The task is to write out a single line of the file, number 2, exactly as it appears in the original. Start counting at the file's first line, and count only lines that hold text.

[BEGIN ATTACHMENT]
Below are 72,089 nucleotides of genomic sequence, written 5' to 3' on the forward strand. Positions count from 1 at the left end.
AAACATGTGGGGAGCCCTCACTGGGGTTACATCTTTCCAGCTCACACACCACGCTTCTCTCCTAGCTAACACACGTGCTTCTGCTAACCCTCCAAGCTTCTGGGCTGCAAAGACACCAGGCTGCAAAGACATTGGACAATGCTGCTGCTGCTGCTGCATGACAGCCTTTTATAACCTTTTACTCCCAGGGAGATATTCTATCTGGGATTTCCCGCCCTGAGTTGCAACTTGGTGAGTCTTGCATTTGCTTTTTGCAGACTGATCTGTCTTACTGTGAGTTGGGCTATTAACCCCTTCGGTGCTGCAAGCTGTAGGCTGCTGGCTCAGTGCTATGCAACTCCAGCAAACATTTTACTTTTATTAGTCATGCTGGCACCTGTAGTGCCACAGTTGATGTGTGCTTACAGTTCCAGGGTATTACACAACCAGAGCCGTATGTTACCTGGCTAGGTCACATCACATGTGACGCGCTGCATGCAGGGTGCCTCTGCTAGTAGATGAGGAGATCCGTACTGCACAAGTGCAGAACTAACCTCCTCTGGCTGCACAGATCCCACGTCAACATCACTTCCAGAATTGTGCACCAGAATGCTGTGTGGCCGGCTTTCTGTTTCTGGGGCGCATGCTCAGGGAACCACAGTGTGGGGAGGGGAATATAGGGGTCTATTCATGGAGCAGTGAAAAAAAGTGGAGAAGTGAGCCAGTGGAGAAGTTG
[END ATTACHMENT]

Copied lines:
AAACATGTGGGGAGCCCTCACTGGGGTTACATCTTTCCAGCTCACACACCACGCTTCTCTCCTAGCTAACACACGTGCTTCTGCTAACCCTCCAAGCTTCTGGGCTGCAAAGACACCAGGCTGCAAAGACATTGGACAATGCTGCTGCTGCTGCTGCATGACAGCCTTTTATAACCTTTTACTCCCAGGGAGATATTCTATCTGGGATTTCCCGCCCTGAGTTGCAACTTGGTGAGTCTTGCATTTGCTTTTTGCAGACTGATCTGTCTTACTGTGAGTTGGGCTATTAACCCCTTCGGTGCTGCAAGCTGTAGGCTGCTGGCTCAGTGCTATGCAACTCCAGCAAACATTTTACTTTTATTAGTCATGCTGGCACCTGTAGTGCCACAGTTGATGTGTGCTTACAGTTCCAGGGTATTACACAACCAGAGCCGTATGTTACCTGGCTAGGTCACATCACATGTGACGCGCTGCATGCAGGGTGCCTCTGCTAGTAGATGAGGAGATCCGTACTGCACAAGTGCAGAACTAACCTCCTCTGGCTGCACAGATCCCACGTCAACATCACTTCCAGAATTGTGCACCAGAATGCTGTGTGGCCGGCTTTCTGTTTCTGGGGCGCATGCTCAGGGAACCACAGTGTGGGGAGGGGAATATAGGGGTCTATTCATGGAGCAGTGAAAAAAAGTGGAGAAGTGAGCCAGTGGAGAAGTTG